Engineers at Washington State University have developed a groundbreaking 3D-printing method inspired by the structural complexity of trees and bones. By employing two welding machines, they can 3D-print two different types of steel in the same circular layer. The resulting bimetallic material exhibits a remarkable strength increase of 33% to 42% compared to each metal individually. This strength enhancement is attributed to the pressure generated between the metals as they cool together.
What sets this method apart is its utilization of readily available and cost-effective tools, making it feasible for manufacturers and repair shops to adopt in the near future. With further advancements, it holds potential for manufacturing high-performance medical implants and even components for space exploration. Amit Bandyopadhyay, the senior author of the study published in the journal Nature Communications, highlights the broad applications of this technique, enabling the combination of hard and soft materials simultaneously in various welding processes.
Taking inspiration from nature’s design, particularly the layered rings of different materials found in trees and bones, the WSU research team replicated this concept using metals. They integrated the welding equipment commonly found in automotive and machine shops into a computer numerical control (CNC) machine. This innovative hybrid setup allows for the precise programming of computer-guided manufacturing, with two welding heads working in tandem to create intricate parts.
In a demonstration, the engineers successfully utilized two welding heads to sequentially print two metals in a circular layer, capitalizing on their distinct advantages. They created a corrosion-resistant, stainless-steel core surrounded by an outer casing of more economical “mild” steel, commonly used in infrastructure like bridges and railroads. As the metals cool, their differential rates of shrinkage generate internal pressure, effectively clamping the materials together. Rigorous testing confirmed that the resulting bimetallic structure exhibited significantly greater strength than either stainless steel or mild steel alone.
Traditional 3D printing techniques involving multiple metals necessitate stopping and changing metal wires, interrupting the process. However, the newly developed method eliminates this pause and enables the simultaneous deposition of two or more metals within the same layer while they remain hot.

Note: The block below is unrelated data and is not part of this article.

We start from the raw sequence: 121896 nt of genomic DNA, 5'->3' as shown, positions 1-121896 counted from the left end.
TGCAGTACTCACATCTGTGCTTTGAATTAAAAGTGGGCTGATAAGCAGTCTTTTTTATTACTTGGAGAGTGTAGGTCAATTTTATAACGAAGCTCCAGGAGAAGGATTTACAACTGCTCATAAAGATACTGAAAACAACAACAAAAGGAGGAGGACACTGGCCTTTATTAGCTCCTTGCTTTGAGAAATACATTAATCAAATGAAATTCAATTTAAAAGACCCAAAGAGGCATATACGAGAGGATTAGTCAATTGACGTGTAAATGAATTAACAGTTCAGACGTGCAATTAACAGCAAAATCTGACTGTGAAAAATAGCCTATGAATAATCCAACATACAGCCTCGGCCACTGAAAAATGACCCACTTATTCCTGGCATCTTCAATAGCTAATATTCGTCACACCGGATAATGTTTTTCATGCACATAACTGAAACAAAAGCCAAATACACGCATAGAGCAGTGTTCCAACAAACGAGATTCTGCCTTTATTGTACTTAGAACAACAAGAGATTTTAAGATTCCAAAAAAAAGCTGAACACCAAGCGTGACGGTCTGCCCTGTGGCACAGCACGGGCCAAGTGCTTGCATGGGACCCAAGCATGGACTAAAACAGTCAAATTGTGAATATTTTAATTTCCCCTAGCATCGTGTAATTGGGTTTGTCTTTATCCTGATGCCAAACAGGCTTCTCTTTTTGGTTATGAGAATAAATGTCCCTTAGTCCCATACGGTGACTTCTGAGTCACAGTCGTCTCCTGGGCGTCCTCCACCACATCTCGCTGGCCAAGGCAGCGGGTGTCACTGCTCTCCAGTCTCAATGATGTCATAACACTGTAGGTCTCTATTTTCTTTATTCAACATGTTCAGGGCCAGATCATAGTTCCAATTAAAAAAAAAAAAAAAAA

Lile Squires, the study’s first author and a mechanical engineering doctoral student at WSU, explains that the unique circular deposition of metals in this approach departs from the conventional linear or layered printing. By following a circular path, one material essentially embraces the other, creating a synergistic interaction that is unattainable when printing in a straight line or with sandwiched layers.
The ability to enhance the strength of 3D-printed metal parts layer by layer holds great promise for automotive shops, enabling the rapid production of robust and customized steel components. For example, bimetallic axle shafts resistant to torque or cost-effective, high-performance brake rotors could be developed.
Looking ahead, the researchers envision transformative applications in medical manufacturing, such as the production of joint replacements featuring a durable titanium exterior paired with an inner material possessing magnetic properties for enhanced healing. Similarly, space structures could incorporate a high-temperature resistant material surrounding an inner layer with cooling properties to maintain consistent temperatures.
Bandyopadhyay emphasizes that this method empowers welders to simultaneously print with multiple materials within the same layer, presenting numerous advantages. Moreover, the technique can extend beyond two materials, offering opportunities for further expansion and innovation.
Recognizing its significant potential, the researchers and Washington State University have filed a provisional patent application to protect this groundbreaking development.
Source: Washington State University